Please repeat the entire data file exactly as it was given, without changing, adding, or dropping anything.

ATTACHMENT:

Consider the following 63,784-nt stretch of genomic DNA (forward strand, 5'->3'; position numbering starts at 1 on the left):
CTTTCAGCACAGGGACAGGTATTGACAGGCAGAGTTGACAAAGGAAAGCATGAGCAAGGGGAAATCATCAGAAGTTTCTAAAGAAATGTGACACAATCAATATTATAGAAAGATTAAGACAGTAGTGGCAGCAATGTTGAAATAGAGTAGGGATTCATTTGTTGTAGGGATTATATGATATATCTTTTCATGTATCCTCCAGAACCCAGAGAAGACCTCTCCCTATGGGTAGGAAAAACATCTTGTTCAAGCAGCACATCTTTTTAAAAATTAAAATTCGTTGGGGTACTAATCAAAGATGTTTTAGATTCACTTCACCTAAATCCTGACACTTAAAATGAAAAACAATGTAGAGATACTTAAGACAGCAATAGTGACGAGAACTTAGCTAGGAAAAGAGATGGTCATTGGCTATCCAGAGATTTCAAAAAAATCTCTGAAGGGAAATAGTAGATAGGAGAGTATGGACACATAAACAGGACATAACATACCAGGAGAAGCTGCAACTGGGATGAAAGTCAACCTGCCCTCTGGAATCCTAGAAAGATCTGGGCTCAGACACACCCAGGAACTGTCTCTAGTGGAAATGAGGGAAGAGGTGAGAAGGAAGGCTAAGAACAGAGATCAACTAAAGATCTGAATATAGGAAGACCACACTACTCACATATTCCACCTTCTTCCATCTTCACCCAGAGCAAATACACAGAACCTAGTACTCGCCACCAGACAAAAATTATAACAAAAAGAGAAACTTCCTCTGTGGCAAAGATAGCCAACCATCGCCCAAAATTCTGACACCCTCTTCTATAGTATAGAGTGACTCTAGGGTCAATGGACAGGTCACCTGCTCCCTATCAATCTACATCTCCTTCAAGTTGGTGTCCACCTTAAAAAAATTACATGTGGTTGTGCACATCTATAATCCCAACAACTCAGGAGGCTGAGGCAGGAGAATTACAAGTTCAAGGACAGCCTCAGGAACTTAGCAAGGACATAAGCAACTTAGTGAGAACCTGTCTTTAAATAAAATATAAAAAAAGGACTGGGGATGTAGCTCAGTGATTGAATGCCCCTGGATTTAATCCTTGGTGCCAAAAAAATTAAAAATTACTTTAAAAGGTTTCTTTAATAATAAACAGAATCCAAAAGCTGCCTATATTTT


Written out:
Consider the following 63,784-nt stretch of genomic DNA (forward strand, 5'->3'; position numbering starts at 1 on the left):
CTTTCAGCACAGGGACAGGTATTGACAGGCAGAGTTGACAAAGGAAAGCATGAGCAAGGGGAAATCATCAGAAGTTTCTAAAGAAATGTGACACAATCAATATTATAGAAAGATTAAGACAGTAGTGGCAGCAATGTTGAAATAGAGTAGGGATTCATTTGTTGTAGGGATTATATGATATATCTTTTCATGTATCCTCCAGAACCCAGAGAAGACCTCTCCCTATGGGTAGGAAAAACATCTTGTTCAAGCAGCACATCTTTTTAAAAATTAAAATTCGTTGGGGTACTAATCAAAGATGTTTTAGATTCACTTCACCTAAATCCTGACACTTAAAATGAAAAACAATGTAGAGATACTTAAGACAGCAATAGTGACGAGAACTTAGCTAGGAAAAGAGATGGTCATTGGCTATCCAGAGATTTCAAAAAAATCTCTGAAGGGAAATAGTAGATAGGAGAGTATGGACACATAAACAGGACATAACATACCAGGAGAAGCTGCAACTGGGATGAAAGTCAACCTGCCCTCTGGAATCCTAGAAAGATCTGGGCTCAGACACACCCAGGAACTGTCTCTAGTGGAAATGAGGGAAGAGGTGAGAAGGAAGGCTAAGAACAGAGATCAACTAAAGATCTGAATATAGGAAGACCACACTACTCACATATTCCACCTTCTTCCATCTTCACCCAGAGCAAATACACAGAACCTAGTACTCGCCACCAGACAAAAATTATAACAAAAAGAGAAACTTCCTCTGTGGCAAAGATAGCCAACCATCGCCCAAAATTCTGACACCCTCTTCTATAGTATAGAGTGACTCTAGGGTCAATGGACAGGTCACCTGCTCCCTATCAATCTACATCTCCTTCAAGTTGGTGTCCACCTTAAAAAAATTACATGTGGTTGTGCACATCTATAATCCCAACAACTCAGGAGGCTGAGGCAGGAGAATTACAAGTTCAAGGACAGCCTCAGGAACTTAGCAAGGACATAAGCAACTTAGTGAGAACCTGTCTTTAAATAAAATATAAAAAAAGGACTGGGGATGTAGCTCAGTGATTGAATGCCCCTGGATTTAATCCTTGGTGCCAAAAAAATTAAAAATTACTTTAAAAGGTTTCTTTAATAATAAACAGAATCCAAAAGCTGCCTATATTTT